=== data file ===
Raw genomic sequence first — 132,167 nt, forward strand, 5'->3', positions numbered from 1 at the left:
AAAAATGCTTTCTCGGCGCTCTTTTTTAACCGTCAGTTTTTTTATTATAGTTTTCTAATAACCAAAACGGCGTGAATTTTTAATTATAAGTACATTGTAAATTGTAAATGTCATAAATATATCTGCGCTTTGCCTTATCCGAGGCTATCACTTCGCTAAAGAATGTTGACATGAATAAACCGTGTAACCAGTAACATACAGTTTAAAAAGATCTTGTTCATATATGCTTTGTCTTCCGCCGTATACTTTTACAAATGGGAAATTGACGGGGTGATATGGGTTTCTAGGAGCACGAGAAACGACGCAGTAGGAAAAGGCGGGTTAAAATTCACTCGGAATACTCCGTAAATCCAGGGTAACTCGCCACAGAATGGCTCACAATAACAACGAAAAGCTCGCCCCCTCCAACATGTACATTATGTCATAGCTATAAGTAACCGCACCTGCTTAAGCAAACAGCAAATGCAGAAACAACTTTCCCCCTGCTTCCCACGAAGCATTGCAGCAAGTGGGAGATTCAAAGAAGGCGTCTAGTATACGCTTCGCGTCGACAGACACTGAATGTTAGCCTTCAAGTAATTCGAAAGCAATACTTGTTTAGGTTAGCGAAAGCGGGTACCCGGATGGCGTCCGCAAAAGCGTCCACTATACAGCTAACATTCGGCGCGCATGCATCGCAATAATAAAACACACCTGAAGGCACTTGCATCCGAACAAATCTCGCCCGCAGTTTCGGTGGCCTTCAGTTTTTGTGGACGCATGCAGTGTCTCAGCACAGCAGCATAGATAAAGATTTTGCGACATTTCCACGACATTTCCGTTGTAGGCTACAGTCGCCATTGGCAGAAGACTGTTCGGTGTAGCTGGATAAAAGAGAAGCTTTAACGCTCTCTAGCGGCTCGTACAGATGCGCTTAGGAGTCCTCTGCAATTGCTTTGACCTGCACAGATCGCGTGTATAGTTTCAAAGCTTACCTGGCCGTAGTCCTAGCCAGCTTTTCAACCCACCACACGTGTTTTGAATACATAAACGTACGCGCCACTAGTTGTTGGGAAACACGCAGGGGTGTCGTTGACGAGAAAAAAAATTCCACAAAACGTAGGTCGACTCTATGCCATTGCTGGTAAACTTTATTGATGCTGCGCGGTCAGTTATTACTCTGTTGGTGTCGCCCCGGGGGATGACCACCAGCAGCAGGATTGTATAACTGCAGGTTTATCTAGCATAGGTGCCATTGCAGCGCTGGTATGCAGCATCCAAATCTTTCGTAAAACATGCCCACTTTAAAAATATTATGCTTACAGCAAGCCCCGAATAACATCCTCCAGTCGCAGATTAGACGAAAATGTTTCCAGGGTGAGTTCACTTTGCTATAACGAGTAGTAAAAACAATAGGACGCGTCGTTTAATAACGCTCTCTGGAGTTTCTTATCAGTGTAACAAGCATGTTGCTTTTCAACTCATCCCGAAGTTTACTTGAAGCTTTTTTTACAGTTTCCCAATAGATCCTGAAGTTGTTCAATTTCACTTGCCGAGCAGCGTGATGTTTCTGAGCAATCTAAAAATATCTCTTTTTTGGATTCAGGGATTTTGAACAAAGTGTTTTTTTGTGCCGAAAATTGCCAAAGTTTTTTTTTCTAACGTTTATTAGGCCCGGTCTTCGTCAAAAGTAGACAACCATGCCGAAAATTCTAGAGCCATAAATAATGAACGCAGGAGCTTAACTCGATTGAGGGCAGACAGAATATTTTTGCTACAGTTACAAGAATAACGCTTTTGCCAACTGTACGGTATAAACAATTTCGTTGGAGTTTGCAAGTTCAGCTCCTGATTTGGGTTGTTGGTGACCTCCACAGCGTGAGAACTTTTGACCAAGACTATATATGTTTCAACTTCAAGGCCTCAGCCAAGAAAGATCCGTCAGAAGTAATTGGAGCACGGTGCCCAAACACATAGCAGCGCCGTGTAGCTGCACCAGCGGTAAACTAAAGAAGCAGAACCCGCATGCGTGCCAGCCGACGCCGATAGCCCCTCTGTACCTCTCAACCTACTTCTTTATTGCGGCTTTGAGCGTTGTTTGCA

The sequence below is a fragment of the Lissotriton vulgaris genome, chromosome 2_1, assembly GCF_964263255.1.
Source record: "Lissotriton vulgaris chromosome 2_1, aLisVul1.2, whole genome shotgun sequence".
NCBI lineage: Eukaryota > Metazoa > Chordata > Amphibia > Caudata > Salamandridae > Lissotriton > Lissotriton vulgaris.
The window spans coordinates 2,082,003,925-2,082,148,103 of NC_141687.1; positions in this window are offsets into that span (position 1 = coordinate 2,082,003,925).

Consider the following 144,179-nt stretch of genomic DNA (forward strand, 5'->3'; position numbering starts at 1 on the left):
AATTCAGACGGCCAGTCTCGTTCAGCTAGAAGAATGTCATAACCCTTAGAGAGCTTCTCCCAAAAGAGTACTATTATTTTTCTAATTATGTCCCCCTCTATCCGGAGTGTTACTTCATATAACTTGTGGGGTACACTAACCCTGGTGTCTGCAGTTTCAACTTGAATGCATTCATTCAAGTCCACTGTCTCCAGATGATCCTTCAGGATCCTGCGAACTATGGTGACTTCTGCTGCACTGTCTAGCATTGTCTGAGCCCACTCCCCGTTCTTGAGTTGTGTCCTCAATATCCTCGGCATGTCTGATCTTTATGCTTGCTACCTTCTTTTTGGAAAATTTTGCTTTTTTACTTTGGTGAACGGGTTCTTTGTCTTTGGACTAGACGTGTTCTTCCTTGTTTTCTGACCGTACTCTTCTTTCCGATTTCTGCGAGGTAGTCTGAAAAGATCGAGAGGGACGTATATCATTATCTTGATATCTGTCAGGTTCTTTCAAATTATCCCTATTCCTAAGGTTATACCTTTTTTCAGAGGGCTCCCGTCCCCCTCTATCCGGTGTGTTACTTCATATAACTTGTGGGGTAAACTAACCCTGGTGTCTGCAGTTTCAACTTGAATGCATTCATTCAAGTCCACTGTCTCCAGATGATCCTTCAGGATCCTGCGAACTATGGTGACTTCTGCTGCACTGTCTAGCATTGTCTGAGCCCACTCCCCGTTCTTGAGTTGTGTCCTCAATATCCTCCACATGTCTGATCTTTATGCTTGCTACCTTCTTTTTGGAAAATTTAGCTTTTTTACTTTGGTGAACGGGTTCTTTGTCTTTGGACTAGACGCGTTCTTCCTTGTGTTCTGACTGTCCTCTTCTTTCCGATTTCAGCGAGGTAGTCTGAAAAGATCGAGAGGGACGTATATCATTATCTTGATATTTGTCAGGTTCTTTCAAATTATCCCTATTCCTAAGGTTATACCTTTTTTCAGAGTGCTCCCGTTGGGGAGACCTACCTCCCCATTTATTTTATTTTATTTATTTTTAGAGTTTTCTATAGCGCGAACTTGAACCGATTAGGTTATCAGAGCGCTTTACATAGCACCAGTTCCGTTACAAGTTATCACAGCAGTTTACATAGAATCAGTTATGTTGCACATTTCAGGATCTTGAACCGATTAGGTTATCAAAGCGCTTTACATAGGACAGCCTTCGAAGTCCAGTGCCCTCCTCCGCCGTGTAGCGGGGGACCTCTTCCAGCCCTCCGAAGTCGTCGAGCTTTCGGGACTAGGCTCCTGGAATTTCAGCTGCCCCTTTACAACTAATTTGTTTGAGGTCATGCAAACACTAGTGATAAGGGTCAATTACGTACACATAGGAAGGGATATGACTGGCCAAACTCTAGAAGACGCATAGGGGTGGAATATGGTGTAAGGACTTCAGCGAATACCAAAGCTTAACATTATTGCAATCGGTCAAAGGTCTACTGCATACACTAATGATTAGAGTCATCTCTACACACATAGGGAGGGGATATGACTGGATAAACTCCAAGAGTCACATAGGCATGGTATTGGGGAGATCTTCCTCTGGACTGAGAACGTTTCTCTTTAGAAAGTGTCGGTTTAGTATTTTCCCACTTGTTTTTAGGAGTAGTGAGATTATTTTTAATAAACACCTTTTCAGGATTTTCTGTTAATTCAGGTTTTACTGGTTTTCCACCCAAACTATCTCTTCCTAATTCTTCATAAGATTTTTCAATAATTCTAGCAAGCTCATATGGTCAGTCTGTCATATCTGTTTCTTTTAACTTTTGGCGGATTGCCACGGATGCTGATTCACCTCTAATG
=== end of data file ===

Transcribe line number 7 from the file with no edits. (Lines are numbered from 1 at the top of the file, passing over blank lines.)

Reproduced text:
Consider the following 144,179-nt stretch of genomic DNA (forward strand, 5'->3'; position numbering starts at 1 on the left):